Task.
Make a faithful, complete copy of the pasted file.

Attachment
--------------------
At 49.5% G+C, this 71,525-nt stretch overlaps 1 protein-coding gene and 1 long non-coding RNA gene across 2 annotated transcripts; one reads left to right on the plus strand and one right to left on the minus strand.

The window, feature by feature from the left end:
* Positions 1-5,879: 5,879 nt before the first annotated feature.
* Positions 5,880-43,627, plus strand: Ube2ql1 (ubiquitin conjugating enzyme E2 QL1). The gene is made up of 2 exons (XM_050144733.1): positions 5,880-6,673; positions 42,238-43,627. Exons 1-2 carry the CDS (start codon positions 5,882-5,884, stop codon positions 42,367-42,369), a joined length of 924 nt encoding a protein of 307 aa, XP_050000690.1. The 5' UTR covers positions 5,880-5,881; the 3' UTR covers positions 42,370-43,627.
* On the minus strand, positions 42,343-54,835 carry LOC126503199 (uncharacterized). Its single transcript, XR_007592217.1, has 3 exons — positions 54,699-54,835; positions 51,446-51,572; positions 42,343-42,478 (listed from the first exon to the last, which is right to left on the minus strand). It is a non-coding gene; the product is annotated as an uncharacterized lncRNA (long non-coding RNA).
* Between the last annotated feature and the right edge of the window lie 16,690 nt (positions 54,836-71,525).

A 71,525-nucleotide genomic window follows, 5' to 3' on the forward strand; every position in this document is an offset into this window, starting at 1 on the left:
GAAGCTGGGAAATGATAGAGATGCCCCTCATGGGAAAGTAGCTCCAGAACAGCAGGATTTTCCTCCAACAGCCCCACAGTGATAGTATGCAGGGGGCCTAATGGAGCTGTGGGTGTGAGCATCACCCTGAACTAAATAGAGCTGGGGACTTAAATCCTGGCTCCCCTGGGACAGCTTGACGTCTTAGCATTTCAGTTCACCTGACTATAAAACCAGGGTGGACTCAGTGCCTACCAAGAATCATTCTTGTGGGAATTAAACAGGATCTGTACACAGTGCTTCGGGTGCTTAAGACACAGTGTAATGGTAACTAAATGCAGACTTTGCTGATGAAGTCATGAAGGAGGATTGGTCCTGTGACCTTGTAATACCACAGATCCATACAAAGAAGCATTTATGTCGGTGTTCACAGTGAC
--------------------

At 49.5% G+C, this 71,525-nt stretch overlaps 1 protein-coding gene and 1 long non-coding RNA gene across 2 annotated transcripts; one reads left to right on the plus strand and one right to left on the minus strand.

The window, feature by feature from the left end:
* Positions 1-5,879: 5,879 nt before the first annotated feature.
* Positions 5,880-43,627, plus strand: Ube2ql1 (ubiquitin conjugating enzyme E2 QL1). The gene is made up of 2 exons (XM_050144733.1): positions 5,880-6,673; positions 42,238-43,627. Exons 1-2 carry the CDS (start codon positions 5,882-5,884, stop codon positions 42,367-42,369), a joined length of 924 nt encoding a protein of 307 aa, XP_050000690.1. The 5' UTR covers positions 5,880-5,881; the 3' UTR covers positions 42,370-43,627.
* On the minus strand, positions 42,343-54,835 carry LOC126503199 (uncharacterized). Its single transcript, XR_007592217.1, has 3 exons — positions 54,699-54,835; positions 51,446-51,572; positions 42,343-42,478 (listed from the first exon to the last, which is right to left on the minus strand). It is a non-coding gene; the product is annotated as an uncharacterized lncRNA (long non-coding RNA).
* Between the last annotated feature and the right edge of the window lie 16,690 nt (positions 54,836-71,525).

A 71,525-nucleotide genomic window follows, 5' to 3' on the forward strand; every position in this document is an offset into this window, starting at 1 on the left:
GAAGCTGGGAAATGATAGAGATGCCCCTCATGGGAAAGTAGCTCCAGAACAGCAGGATTTTCCTCCAACAGCCCCACAGTGATAGTATGCAGGGGGCCTAATGGAGCTGTGGGTGTGAGCATCACCCTGAACTAAATAGAGCTGGGGACTTAAATCCTGGCTCCCCTGGGACAGCTTGACGTCTTAGCATTTCAGTTCACCTGACTATAAAACCAGGGTGGACTCAGTGCCTACCAAGAATCATTCTTGTGGGAATTAAACAGGATCTGTACACAGTGCTTCGGGTGCTTAAGACACAGTGTAATGGTAACTAAATGCAGACTTTGCTGATGAAGTCATGAAGGAGGATTGGTCCTGTGACCTTGTAATACCACAGATCCATACAAAGAAGCATTTATGTCGGTGTTCACAGTGAC